The world is facing a worst economic crisis witnessed never before. This generation has learnt the word ‘retrenchment’, ‘recession’, ‘Global melt down’ related to the field of economics. People are not able to recover from this shock. Economists predict that the economy will still surge this year and may follow next year also. The economy hump has reduced the speed of the developments of many ‘i’ related fields like ‘iway’, ‘inet’, ‘ipod’ ‘itower’ etc. Now, the government has to try hard to bring back the economy to the level of ‘ieconomy’.
The slowdown of economy has gripped the expatriates who have come from other countries for their livelihood. It has become a mirage in the desert. The fear of future has gripped each and everyone. Many people want to give up their life due to the diminishing hope of the future.
Bible refers to the world as a temporary place. God came to this temporary and uncertain world to rescue us and take us to His permanent house that He has made for us (Jn. 14:2). God has called us to live as expatriates in this world. He has also given us a set of principles to adhere to live in this world.
A. Live as expatriates of the world:
John gave the definition for the world as lust of the flesh, lust of eyes and the pride of life. The world has immersed itself within this category. The people of this world are thinking that they are doing fine in all the fields. But the fall has come just like the tower of Babel. The present generation is confused about the whereabouts of the money just like the ancient times when people got confused when God scattered them by different languages. The reason for the economic slowdown is lust and pride of the people. This two brought down the economy.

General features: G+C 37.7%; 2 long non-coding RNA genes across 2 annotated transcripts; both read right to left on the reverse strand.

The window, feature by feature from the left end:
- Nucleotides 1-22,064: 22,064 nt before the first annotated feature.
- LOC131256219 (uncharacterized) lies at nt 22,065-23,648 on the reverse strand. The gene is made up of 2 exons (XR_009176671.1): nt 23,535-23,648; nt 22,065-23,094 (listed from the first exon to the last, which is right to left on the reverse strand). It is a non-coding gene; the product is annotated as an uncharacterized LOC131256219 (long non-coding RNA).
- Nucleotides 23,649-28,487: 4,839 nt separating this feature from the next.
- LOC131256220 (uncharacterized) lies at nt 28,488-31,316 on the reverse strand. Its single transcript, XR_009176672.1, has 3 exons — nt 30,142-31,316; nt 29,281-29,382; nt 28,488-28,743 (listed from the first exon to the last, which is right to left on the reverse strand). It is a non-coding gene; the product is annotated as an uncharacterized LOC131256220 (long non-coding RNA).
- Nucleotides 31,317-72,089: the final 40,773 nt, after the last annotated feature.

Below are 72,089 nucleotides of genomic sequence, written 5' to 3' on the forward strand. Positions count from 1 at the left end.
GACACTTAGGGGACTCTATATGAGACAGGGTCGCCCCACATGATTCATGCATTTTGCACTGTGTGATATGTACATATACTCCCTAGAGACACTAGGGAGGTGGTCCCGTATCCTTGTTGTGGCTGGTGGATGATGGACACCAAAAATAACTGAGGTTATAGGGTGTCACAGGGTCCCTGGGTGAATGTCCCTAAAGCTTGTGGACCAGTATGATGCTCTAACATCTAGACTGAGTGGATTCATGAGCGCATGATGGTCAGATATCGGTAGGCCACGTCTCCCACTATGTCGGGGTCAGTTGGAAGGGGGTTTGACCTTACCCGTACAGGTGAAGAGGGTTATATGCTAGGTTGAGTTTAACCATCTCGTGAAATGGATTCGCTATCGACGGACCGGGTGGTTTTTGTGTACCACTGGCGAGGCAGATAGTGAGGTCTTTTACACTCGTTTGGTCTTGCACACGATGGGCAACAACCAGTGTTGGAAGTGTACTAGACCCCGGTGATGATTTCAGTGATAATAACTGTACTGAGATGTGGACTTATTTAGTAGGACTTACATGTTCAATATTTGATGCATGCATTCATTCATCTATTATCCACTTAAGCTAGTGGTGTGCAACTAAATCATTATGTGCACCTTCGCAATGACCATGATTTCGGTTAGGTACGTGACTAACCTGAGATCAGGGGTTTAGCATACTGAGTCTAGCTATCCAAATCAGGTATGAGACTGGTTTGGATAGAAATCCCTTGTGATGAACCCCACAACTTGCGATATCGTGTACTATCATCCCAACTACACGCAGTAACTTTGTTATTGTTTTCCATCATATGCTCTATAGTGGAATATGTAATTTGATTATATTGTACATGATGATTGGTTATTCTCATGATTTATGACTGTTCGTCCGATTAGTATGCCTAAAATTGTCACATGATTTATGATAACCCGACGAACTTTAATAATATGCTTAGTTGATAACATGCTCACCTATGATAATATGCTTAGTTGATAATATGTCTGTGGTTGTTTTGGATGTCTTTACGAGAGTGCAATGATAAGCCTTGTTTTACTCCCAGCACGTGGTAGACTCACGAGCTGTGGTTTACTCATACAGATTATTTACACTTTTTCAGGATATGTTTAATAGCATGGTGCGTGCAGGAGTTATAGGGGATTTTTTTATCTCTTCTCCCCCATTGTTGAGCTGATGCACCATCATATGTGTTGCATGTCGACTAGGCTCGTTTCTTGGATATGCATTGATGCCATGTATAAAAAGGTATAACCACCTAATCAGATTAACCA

The problem has made us to rethink about the consequence of putting the trust on lust, pride and the world. John urges us to anchor our faith in God by doing His will in this earth that abides forever.
B. Live as a citizen of heaven:
The passport is essential for any citizen to roam in a foreign country. As a Christian, we need the passport of salvation to roam in this temporary world. In addition, the passport reveals that we are all citizens of heaven (Phl. 2:20). Many a time we forget that we are God’s children and belong to God’s kingdom.
We forget this main principle and behave as though we have no hope in this world. It is not a good habit for the believers. Let us hold on to God’s promise. He promised that one day we will be transformed to the heavenly body to attain the incorruptible, undefiled, inheritance that will not fade away that has been reserved in heaven for us.
C. Live as a witnesses of heaven:
The believers have to live in this world as the witnesses citizens of the heaven. It means that our life has to reflect the God’s kingdom, God’s value, God’s image on this earth. For that, Jesus said that we have to live as light and salt to this world.